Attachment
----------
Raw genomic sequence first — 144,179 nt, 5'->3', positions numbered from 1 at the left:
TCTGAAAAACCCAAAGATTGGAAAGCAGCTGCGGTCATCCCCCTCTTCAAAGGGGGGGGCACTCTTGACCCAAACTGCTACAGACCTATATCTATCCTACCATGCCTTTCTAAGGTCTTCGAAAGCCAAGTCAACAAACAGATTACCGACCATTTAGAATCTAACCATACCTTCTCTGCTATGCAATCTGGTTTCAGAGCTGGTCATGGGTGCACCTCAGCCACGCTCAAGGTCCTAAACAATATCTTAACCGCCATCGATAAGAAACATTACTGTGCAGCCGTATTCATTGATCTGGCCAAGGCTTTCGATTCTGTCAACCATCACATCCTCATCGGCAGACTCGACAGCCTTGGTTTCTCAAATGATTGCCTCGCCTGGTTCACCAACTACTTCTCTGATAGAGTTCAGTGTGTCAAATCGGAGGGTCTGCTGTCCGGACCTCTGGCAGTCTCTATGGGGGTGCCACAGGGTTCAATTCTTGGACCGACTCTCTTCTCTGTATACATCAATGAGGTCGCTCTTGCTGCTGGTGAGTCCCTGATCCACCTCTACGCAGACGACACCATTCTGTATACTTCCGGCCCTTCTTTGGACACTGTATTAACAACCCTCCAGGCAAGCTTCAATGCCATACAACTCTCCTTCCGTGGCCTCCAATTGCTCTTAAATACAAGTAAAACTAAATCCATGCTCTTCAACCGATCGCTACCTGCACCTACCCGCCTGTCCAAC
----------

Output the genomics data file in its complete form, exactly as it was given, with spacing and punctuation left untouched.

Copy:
Raw genomic sequence first — 144,179 nt, 5'->3', positions numbered from 1 at the left:
TCTGAAAAACCCAAAGATTGGAAAGCAGCTGCGGTCATCCCCCTCTTCAAAGGGGGGGGCACTCTTGACCCAAACTGCTACAGACCTATATCTATCCTACCATGCCTTTCTAAGGTCTTCGAAAGCCAAGTCAACAAACAGATTACCGACCATTTAGAATCTAACCATACCTTCTCTGCTATGCAATCTGGTTTCAGAGCTGGTCATGGGTGCACCTCAGCCACGCTCAAGGTCCTAAACAATATCTTAACCGCCATCGATAAGAAACATTACTGTGCAGCCGTATTCATTGATCTGGCCAAGGCTTTCGATTCTGTCAACCATCACATCCTCATCGGCAGACTCGACAGCCTTGGTTTCTCAAATGATTGCCTCGCCTGGTTCACCAACTACTTCTCTGATAGAGTTCAGTGTGTCAAATCGGAGGGTCTGCTGTCCGGACCTCTGGCAGTCTCTATGGGGGTGCCACAGGGTTCAATTCTTGGACCGACTCTCTTCTCTGTATACATCAATGAGGTCGCTCTTGCTGCTGGTGAGTCCCTGATCCACCTCTACGCAGACGACACCATTCTGTATACTTCCGGCCCTTCTTTGGACACTGTATTAACAACCCTCCAGGCAAGCTTCAATGCCATACAACTCTCCTTCCGTGGCCTCCAATTGCTCTTAAATACAAGTAAAACTAAATCCATGCTCTTCAACCGATCGCTACCTGCACCTACCCGCCTGTCCAAC